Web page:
“At the very beginning of his labors in this thoroughfare of travel, Paul saw on every hand serious obstacles to the progress of his work. The city was almost wholly given up to idolatry. Venus was the favorite goddess, and with the worship of Venus were connected many demoralizing rites and ceremonies. The Corinthians had become conspicuous, even among the heathen, for their gross immorality. They seemed to have little thought or care beyond the pleasures and gaieties of the hour.”—The Acts of the Apostles, pp. 243, 244.

b. How seriously had the church of Corinth become affected by the heathen environment? 1 Corinthians 5:1, 2.

“After the departure of Paul . . . unfavorable conditions arose; tares that had been sown by the enemy appeared among the wheat, and erelong these began to bring forth their evil fruit. This was a time of severe trial to the Corinthian church. The apostle was no longer with them to quicken their zeal and aid them in their endeavors to live in harmony with God, and little by little many became careless and indifferent, and allowed natural tastes and inclinations to control them. He who had so often urged them to high ideals of purity and uprightness was no longer with them, and not a few who, at the time of their conversion, had put away their evil habits, returned to the debasing sins of heathenism.”—Ibid., pp. 299, 300.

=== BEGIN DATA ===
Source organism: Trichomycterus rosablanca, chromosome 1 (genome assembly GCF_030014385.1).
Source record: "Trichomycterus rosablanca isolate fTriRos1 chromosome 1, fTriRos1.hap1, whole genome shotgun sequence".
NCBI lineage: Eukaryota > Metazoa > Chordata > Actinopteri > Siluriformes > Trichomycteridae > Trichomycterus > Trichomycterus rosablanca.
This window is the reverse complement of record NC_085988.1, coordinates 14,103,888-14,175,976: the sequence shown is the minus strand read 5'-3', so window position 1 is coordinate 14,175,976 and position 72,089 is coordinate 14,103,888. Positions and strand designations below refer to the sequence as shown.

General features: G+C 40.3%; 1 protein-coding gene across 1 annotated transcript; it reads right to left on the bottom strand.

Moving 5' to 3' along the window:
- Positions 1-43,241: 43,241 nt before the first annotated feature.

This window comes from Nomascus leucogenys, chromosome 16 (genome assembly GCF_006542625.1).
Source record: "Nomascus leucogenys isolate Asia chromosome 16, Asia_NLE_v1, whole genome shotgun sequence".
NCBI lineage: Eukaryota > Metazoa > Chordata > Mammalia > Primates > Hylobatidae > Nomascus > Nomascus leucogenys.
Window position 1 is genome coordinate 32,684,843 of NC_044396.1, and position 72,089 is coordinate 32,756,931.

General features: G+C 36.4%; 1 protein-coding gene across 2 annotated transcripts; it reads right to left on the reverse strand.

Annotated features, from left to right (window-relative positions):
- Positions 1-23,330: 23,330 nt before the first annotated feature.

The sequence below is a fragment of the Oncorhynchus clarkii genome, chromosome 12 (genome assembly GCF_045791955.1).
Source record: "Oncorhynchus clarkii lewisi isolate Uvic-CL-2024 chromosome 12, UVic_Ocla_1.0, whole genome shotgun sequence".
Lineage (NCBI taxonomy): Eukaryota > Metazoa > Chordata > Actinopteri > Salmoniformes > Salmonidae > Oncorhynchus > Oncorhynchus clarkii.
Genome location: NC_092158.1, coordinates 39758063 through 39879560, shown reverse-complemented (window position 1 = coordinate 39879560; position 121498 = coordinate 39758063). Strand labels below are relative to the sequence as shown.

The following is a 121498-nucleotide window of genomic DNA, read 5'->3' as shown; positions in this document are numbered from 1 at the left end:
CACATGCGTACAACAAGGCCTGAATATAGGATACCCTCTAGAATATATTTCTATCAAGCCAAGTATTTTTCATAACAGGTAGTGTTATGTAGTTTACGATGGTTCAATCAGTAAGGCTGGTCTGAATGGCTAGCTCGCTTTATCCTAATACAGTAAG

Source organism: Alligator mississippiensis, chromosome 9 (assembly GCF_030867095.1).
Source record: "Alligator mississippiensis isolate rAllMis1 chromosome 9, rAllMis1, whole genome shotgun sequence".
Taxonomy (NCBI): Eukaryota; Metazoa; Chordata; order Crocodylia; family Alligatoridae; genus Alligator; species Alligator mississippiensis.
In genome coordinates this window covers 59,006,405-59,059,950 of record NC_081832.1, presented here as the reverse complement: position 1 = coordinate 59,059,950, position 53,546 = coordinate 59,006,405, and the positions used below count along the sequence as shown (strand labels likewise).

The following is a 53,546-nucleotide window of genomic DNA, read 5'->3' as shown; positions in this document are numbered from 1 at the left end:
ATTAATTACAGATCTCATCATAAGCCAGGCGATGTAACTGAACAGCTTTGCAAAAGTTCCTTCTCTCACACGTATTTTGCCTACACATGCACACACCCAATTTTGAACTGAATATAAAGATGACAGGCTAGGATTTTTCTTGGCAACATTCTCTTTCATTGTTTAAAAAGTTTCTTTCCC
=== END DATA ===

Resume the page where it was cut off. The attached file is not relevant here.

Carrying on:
c. What did the apostle Paul declare regarding the immoral man—and how did he present the reason to remove the open transgressor from the fellowship of the church? 1 Corinthians 5:3–8.

“Paul had written briefly to the church, admonishing them ‘not to company’ with members who should persist in profligacy; but many of the believers perverted the apostle’s meaning, quibbled over his words, and excused themselves for disregarding his instruction.”—Ibid., p. 300.

Tuesday April 12


a. What is the basic condition for God’s children to be free from moral pollution? 2 Corinthians 6:14–18. At the same time, how can we reach people with the gospel of Christ?